Results: Five of six participants demonstrated a reliable change in both primary and secondary outcomes, and no one reported acute psychotic episodes during the lockdown. All participants reported a stable or increased working alliance. 

Conclusion: These data provide the preliminary feasibility and effectiveness of a brief online compassion-focused crisis intervention for patients diagnosed with a brief psychotic disorder, in situations where the telepsychology is offered, unplanned, as the only possible treatment option. 

 

 

ii)  Moreno, C., Wykes, T., Galderisi, S., Nordentoft, M., Crossley, N., Jones, N., Cannon, M., Correll, C.U., Byrne, L., Carr, S., Chen, E.Y.H., Gorwood, P., Johnson, S., Kärkkäinen, H., Krystal, J.H., Lee, J., Lieberman, J., López-Jaramillo, C., Männikkö, M., Phillips, M.R., Uchida, H., Vieta, E., Vita, A. and Arango, C. (2020) How mental health care should change as a consequence of the COVID-19 pandemic.  The Lancet.  July 16 2020. Online: 

https://doi.org/10.1016/S2215-0366(20)30307-2 

 

Abstract 

The unpredictability and uncertainty of the COVID-19 pandemic; the associated lockdowns, physical distancing, and other containment strategies; and the resulting economic breakdown could increase the risk of mental health problems and exacerbate health inequalities. Preliminary findings suggest adverse mental health effects in previously healthy people and especially in people with pre-existing mental health disorders. Despite the heterogeneity of worldwide health systems, efforts have been made to adapt the delivery of mental health care to the demands of COVID-19. Mental health concerns have been addressed via the public mental health response and by adapting mental health services, mostly focusing on infection control, modifying access to diagnosis and treatment, ensuring continuity of care for mental health service users, and paying attention to new cases of mental ill health and populations at high risk of mental health problems. Sustainable adaptations of delivery systems for mental health care should be developed by experts, clinicians, and service users, and should be specifically designed to mitigate disparities in health-care provision. Thorough and continuous assessment of health and service-use outcomes in mental health clinical practice will be crucial for defining which practices should be further developed and which discontinued. For this Position Paper, an international group of clinicians, mental health experts, and users of mental health services has come together to reflect on the challenges for mental health that COVID-19 poses. The interconnectedness of the world made society vulnerable to this infection, but it also provides the infrastructure to address previous system failings by disseminating good practices that can result in sustained, efficient, and equitable delivery of mental health-care delivery. Thus, the COVID-19 pandemic could be an opportunity to improve mental health services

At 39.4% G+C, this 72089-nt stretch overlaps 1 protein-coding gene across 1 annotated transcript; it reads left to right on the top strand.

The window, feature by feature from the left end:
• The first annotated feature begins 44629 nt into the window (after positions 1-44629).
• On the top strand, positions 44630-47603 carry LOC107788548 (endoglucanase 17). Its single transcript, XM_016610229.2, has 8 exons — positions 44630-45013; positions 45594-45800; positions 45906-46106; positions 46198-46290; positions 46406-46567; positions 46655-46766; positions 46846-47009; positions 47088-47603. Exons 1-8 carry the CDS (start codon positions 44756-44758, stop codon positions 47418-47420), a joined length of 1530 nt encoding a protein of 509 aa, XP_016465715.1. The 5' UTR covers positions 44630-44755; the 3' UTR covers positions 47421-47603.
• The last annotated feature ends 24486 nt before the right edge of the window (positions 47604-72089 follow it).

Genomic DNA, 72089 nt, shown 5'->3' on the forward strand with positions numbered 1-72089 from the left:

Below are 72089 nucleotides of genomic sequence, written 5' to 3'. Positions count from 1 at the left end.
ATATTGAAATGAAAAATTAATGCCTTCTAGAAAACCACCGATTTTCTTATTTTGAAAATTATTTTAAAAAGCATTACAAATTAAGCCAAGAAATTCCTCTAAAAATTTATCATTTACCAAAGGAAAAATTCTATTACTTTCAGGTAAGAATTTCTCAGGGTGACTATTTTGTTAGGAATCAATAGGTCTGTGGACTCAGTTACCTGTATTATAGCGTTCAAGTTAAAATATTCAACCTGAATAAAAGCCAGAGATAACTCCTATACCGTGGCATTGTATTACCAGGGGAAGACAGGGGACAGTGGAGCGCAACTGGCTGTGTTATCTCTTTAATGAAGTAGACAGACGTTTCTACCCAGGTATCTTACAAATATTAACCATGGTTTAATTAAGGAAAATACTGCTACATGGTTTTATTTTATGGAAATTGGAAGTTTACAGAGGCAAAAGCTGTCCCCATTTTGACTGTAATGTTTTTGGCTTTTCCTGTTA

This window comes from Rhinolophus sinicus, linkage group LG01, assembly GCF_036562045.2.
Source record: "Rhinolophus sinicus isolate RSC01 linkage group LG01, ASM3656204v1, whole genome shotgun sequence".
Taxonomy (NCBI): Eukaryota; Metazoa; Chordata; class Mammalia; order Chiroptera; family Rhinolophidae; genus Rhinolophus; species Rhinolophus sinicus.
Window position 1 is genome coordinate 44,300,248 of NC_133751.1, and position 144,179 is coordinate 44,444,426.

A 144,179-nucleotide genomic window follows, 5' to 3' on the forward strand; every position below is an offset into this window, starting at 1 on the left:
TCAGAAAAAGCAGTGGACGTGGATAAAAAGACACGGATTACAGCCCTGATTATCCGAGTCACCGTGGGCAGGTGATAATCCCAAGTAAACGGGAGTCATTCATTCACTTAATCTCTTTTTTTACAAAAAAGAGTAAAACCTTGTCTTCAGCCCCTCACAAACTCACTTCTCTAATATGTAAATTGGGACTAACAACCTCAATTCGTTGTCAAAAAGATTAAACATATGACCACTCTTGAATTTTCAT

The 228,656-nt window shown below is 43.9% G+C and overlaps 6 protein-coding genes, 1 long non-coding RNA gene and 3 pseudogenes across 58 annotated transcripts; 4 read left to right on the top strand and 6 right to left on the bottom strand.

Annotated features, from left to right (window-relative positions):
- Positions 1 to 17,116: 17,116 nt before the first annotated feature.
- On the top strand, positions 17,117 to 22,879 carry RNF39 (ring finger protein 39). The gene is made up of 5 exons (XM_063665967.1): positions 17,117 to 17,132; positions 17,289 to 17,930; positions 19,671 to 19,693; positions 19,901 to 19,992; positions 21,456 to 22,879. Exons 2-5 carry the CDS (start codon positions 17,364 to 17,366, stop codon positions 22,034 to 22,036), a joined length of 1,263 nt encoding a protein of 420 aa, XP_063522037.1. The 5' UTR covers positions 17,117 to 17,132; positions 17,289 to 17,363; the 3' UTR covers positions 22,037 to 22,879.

iii)  Rennick-Egglestone, S., Elliott, R., Smuk, M., Robinson, C., Bailey, S., Smith, R., Keppens, J., Hussain, H., Pollock, K., Cuijpers, K., Llewellyn-Beardsley, J., Ng, F., Yeo, C., Roe, J., Hui, A.,  van der Krieke, L., Walcott, R. and Slade, M. (2020)  Impact of receiving recorded mental health recovery narratives on quality of life in people experiencing psychosis, people experiencing other mental health problems and for informal carers: Narrative Experiences Online (NEON) study protocol for three randomised controlled trials.  Trials 21, 661 (2020). Online: https://doi.org/10.1186/s13063-020-04428-6 

 

Abstract 

Background: Mental health recovery narratives have been defined as first-person lived experience accounts of recovery from mental health problems which refer to events or actions over a period of time and which include elements of adversity or struggle, and also self-defined strengths, successes or survival. They are readily available in invariant recorded form, including text, audio or video. Previous studies have provided evidence that receiving recorded recovery narratives can provide benefits to recipients. This protocol describes three pragmatic trials that will be conducted by the Narrative Experiences Online (NEON) study using the NEON Intervention, a web application that delivers recorded recovery narratives to its users. The aim of the NEON Trial is to understand whether receiving online recorded recovery narratives through the NEON Intervention benefits people with experience of psychosis. The aim of the NEON-O and NEON-C trials is to evaluate the feasibility of conducting a definitive trial on the use of the NEON Intervention with people experiencing non-psychosis mental health problems and those who care for others experiencing mental health problems respectively.